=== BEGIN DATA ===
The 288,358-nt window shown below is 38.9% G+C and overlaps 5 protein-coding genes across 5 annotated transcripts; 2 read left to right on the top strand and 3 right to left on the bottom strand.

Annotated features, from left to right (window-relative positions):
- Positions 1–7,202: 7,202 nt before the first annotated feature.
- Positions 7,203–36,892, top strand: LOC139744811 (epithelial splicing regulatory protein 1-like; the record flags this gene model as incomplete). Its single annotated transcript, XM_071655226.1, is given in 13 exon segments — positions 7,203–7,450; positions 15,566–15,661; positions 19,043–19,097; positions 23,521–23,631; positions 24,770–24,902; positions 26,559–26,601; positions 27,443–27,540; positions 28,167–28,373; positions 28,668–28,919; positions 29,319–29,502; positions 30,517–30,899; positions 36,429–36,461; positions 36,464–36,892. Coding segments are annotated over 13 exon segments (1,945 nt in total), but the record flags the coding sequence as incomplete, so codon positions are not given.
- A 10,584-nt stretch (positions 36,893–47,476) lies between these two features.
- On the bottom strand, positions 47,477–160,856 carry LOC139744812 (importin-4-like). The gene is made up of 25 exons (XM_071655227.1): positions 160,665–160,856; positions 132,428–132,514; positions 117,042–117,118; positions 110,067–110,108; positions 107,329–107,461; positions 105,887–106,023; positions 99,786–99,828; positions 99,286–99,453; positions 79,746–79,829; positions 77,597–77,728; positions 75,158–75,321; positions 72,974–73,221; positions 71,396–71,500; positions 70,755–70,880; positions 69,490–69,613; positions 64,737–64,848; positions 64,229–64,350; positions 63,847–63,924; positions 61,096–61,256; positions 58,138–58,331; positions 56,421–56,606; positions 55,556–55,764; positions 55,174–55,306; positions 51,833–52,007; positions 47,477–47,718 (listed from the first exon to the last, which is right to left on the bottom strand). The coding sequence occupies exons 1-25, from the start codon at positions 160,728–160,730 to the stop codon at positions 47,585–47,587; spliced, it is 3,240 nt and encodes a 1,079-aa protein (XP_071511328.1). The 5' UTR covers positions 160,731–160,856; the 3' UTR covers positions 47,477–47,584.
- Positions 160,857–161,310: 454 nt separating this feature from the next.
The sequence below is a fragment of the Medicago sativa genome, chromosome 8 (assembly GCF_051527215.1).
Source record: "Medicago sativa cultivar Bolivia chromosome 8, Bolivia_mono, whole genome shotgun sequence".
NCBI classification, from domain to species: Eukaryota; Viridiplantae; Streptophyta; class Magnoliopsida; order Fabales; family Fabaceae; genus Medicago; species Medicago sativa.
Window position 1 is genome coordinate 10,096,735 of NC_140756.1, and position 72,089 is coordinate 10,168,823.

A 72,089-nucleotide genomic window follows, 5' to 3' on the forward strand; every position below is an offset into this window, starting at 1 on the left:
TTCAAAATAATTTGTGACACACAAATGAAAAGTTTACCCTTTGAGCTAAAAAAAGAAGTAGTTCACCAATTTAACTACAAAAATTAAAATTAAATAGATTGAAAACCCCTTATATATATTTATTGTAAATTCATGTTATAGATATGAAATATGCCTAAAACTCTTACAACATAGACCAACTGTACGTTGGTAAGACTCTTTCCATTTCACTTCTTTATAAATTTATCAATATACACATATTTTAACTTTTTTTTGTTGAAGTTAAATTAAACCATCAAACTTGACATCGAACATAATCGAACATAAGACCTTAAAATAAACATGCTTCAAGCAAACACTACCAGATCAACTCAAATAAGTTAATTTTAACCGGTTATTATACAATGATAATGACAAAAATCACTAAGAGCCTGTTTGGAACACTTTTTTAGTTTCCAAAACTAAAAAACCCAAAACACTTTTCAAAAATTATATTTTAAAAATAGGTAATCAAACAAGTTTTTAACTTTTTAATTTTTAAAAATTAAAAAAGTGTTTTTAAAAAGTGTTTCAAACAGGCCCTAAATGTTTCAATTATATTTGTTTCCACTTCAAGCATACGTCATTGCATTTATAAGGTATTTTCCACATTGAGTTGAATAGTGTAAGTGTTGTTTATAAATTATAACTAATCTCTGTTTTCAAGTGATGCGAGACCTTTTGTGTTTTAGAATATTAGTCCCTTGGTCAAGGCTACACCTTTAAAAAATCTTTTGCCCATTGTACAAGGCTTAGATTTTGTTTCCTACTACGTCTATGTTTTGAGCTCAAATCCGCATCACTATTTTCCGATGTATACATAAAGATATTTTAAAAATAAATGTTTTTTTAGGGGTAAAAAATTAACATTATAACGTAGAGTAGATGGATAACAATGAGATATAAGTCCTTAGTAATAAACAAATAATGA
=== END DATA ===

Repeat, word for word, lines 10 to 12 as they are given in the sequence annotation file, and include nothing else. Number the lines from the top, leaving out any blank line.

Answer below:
NCBI classification, from domain to species: Eukaryota; Viridiplantae; Streptophyta; class Magnoliopsida; order Fabales; family Fabaceae; genus Medicago; species Medicago sativa.
Window position 1 is genome coordinate 10,096,735 of NC_140756.1, and position 72,089 is coordinate 10,168,823.

A 72,089-nucleotide genomic window follows, 5' to 3' on the forward strand; every position below is an offset into this window, starting at 1 on the left: